Reports

Increased quality and stability of frozen herring products

Published:

01/11/2018

Authors:

Magnea Karlsdóttir, Huong Thi Thu Dang, María Guðjónsdóttir, Sigurjón Arason, Ásbjörn Jónsson

Supported by:

AVS R&D Fund (R 069-14)

contact

Sigurjón Arason

Chief Engineer

sigurjon.arason@matis.is

Increased quality and stability of frozen herring products

Freezing and cold storage is an effective method of maintaining quality and extending the shelf life of seafood. The production of frozen products equals the supply of products where fishing is seasonal. There are many factors that can affect the quality and stability of frozen products. These include the condition of the raw material, processing methods and conditions for storage and transport, to name but a few. The aim of the study was to investigate the changes that take place in the chemical and physical properties of frozen herring fillets with regard to the condition of raw materials during processing and conditions in cold storage. Atlantic herring was processed before and after death solidification, and the fillets were stored under stable storage conditions (-25 ° C) and unstable conditions (at -25 ° C for 2 months, then -12 ° C for one month and then again at - 25 ° C for the duration of storage). To study the stability and physical properties of the products, water loss (drip), boiling efficiency and color were measured, in addition to which both light and dark fish muscles were measured for water resistance, pH, chemical composition, fatty acid composition, enzyme activity and evolution. The study showed that it is important for the fishing industry to ensure uniform and correct temperature control when products are stored in the freezer. Processing and freezing before death solidification, in parallel with stable storage conditions, has a positive effect on the quality and stability of herring falcons. In addition, the study confirmed that the fatty state of the herring muscle, often referred to as the dark muscle, is very sensitive to development. In order to extend the shelf life of frozen herring fillets, it is recommended that this muscle be removed in parallel with deep skinning.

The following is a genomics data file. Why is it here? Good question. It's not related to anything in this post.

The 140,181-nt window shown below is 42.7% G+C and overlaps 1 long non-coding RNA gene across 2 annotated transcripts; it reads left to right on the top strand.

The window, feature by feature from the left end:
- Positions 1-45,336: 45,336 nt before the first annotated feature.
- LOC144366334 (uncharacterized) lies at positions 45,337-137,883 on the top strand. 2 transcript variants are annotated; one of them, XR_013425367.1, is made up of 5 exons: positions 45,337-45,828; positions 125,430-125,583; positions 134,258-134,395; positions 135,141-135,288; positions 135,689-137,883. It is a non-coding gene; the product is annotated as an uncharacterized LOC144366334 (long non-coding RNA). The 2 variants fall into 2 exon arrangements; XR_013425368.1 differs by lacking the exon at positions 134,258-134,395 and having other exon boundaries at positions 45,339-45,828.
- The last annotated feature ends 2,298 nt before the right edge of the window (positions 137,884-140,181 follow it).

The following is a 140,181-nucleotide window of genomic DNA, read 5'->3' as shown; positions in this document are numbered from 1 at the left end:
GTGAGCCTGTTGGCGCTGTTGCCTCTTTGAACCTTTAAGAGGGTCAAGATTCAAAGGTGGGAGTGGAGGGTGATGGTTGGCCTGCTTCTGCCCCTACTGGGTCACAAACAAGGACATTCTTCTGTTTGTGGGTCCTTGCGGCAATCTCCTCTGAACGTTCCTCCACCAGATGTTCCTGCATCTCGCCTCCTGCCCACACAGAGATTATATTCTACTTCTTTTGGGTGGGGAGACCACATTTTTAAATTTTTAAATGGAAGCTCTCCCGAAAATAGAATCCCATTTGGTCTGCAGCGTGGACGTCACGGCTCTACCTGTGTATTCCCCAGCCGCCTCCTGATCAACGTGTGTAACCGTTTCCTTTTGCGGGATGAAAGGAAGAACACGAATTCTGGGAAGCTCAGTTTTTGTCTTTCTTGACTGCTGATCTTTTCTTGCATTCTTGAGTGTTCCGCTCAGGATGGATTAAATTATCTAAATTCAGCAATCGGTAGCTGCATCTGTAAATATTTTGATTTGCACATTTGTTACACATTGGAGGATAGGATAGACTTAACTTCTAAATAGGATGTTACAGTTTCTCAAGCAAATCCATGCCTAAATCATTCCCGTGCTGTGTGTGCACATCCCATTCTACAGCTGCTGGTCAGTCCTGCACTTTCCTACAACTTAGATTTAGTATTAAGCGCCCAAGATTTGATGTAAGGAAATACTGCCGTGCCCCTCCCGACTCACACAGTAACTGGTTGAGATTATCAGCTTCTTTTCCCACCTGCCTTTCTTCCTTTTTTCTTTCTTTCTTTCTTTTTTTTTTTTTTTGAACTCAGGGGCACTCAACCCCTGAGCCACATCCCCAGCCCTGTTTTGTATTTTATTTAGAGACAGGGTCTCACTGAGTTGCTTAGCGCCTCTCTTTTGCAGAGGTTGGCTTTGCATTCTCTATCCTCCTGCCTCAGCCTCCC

Freezing and frozen storage has proven to be an effective method to preserve and prolong the storage life of seafood products. Production of frozen products provides all year around product availability although the catching is seasonal. There are several factors that can affect the quality and stability of frozen fish products, including the state of the raw material, processing methods and storage conditions. The aim of the study was to explore how physicochemical properties of frozen herring fillets are affected with respect to the state of the raw material during processing as well as storage conditions. Atlantic herring was processed and frozen pre- and post-rigor and stored at stable (-25 ° C) and abused storage conditions. To investigate the storage stability and physical properties of the fillets, thawing drip, cooking yield and color were evaluated, as well as proximate composition, fatty acid composition, pH and lipid degradation of the light and the dark muscle. The study demonstrated the importance of stable and controlled temperature during storage and transportation of frozen herring products. Processing and freezing pre-rigor, in combination with stable storage conditions, was shown to be beneficial in terms of preventing lipid oxidation, as well as reducing thawing loss and maintaining the cooking yield of the herring fillets.

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Reports

Impact of season, bleeding methods and storage temperature on the quality and stability of frozen cod climbs

Published:

01/04/2016

Authors:

Magnea G. Karlsdóttir, Sigurjón Arason, Ásbjörn Jónsson

Supported by:

AVS Fisheries Research Fund

contact

Sigurjón Arason

Chief Engineer

sigurjon.arason@matis.is

Impact of season, bleeding methods and storage temperature on the quality and stability of frozen cod climbs